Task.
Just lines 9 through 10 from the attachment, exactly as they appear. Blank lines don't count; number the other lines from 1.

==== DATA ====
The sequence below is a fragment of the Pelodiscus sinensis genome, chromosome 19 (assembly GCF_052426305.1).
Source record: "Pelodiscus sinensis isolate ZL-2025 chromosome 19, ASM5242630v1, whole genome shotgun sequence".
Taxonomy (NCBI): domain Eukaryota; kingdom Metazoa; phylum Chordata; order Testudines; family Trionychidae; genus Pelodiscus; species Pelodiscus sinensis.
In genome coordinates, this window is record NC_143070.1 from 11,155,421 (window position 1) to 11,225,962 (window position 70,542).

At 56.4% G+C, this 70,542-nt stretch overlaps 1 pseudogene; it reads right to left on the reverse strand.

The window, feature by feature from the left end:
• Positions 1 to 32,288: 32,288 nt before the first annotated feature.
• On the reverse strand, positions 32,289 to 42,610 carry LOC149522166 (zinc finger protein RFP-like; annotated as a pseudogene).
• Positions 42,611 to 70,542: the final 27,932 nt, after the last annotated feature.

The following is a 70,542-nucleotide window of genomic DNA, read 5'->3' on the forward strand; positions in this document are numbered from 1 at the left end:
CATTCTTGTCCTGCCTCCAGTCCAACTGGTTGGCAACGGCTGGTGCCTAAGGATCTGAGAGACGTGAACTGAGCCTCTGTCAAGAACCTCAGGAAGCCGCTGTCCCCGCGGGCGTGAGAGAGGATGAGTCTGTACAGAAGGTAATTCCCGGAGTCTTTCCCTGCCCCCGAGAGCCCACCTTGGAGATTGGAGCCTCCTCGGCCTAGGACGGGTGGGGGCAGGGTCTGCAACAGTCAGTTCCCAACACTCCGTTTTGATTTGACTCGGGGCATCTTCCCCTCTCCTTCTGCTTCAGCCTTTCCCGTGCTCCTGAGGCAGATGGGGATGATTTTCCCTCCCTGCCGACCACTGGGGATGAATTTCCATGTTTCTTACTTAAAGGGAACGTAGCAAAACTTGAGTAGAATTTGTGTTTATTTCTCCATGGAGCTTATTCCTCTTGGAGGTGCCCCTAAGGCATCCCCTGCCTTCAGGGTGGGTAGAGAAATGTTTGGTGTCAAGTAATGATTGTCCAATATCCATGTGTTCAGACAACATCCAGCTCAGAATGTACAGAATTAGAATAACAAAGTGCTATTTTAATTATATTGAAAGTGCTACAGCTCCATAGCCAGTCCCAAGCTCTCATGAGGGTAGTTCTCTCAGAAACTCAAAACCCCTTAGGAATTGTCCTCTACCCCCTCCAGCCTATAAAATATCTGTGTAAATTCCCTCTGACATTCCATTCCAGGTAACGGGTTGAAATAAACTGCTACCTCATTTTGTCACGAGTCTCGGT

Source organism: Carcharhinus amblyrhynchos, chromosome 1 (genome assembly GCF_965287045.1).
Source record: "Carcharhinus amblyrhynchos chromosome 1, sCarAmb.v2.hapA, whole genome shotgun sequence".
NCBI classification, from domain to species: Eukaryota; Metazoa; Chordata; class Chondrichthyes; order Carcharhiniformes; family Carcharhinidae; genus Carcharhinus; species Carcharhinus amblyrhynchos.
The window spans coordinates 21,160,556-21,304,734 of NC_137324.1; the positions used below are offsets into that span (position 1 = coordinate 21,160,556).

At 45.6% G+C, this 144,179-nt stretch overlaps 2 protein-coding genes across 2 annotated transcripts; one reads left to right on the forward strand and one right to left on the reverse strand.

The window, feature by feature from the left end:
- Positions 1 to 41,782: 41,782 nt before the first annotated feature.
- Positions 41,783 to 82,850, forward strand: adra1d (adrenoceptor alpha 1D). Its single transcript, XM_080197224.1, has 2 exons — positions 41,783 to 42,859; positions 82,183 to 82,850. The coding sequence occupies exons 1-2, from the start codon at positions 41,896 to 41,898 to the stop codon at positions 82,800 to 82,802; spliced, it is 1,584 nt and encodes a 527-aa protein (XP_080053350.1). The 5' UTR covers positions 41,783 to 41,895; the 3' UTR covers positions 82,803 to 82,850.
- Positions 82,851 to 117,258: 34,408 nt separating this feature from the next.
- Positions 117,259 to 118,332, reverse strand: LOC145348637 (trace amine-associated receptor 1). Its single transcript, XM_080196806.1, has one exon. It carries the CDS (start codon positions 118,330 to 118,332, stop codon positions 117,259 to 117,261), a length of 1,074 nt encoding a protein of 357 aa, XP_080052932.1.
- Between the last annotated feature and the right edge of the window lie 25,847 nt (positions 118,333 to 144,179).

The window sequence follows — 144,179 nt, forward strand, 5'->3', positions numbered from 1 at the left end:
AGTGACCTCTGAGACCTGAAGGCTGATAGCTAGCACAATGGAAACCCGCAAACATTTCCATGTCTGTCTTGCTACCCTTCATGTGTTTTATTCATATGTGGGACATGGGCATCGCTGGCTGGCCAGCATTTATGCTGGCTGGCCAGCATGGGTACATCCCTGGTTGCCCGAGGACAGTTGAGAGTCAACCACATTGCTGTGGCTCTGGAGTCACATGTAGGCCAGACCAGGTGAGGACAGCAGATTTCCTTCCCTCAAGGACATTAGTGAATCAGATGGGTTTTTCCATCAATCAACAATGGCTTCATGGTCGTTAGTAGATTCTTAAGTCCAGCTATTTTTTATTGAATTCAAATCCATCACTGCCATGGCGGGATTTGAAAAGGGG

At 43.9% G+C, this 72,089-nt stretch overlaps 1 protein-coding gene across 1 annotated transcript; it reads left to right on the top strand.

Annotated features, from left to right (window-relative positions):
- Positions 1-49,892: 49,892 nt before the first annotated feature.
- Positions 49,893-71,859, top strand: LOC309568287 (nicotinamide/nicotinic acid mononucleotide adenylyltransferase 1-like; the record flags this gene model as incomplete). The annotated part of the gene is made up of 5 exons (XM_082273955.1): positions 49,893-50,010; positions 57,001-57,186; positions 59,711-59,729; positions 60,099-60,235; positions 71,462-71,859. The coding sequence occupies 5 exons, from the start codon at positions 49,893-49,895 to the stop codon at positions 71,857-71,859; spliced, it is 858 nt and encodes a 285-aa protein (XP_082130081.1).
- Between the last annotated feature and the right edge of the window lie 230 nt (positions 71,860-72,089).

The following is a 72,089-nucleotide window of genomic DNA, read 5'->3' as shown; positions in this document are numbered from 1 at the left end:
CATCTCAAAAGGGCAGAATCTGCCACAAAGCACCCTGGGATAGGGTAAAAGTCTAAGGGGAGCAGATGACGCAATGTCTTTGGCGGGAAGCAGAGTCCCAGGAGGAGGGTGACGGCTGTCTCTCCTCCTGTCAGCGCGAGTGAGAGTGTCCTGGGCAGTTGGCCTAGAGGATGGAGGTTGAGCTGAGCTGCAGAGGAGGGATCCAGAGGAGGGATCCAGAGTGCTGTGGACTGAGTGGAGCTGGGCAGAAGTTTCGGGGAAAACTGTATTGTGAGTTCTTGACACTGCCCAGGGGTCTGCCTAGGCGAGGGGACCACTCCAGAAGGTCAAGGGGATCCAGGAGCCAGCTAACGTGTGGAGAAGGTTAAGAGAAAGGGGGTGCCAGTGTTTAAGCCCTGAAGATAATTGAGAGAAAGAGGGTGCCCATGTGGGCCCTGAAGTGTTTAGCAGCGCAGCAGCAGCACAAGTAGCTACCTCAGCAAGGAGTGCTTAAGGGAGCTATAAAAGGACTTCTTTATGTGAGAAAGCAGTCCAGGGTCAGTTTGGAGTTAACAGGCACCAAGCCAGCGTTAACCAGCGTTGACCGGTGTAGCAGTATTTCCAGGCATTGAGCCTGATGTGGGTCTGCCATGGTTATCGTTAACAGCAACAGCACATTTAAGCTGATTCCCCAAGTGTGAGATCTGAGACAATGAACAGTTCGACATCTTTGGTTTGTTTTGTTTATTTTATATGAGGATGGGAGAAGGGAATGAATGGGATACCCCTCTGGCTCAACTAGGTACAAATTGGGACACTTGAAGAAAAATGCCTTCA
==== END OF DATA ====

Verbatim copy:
• Positions 42,611 to 70,542: the final 27,932 nt, after the last annotated feature.

The following is a 70,542-nucleotide window of genomic DNA, read 5'->3' on the forward strand; positions in this document are numbered from 1 at the left end: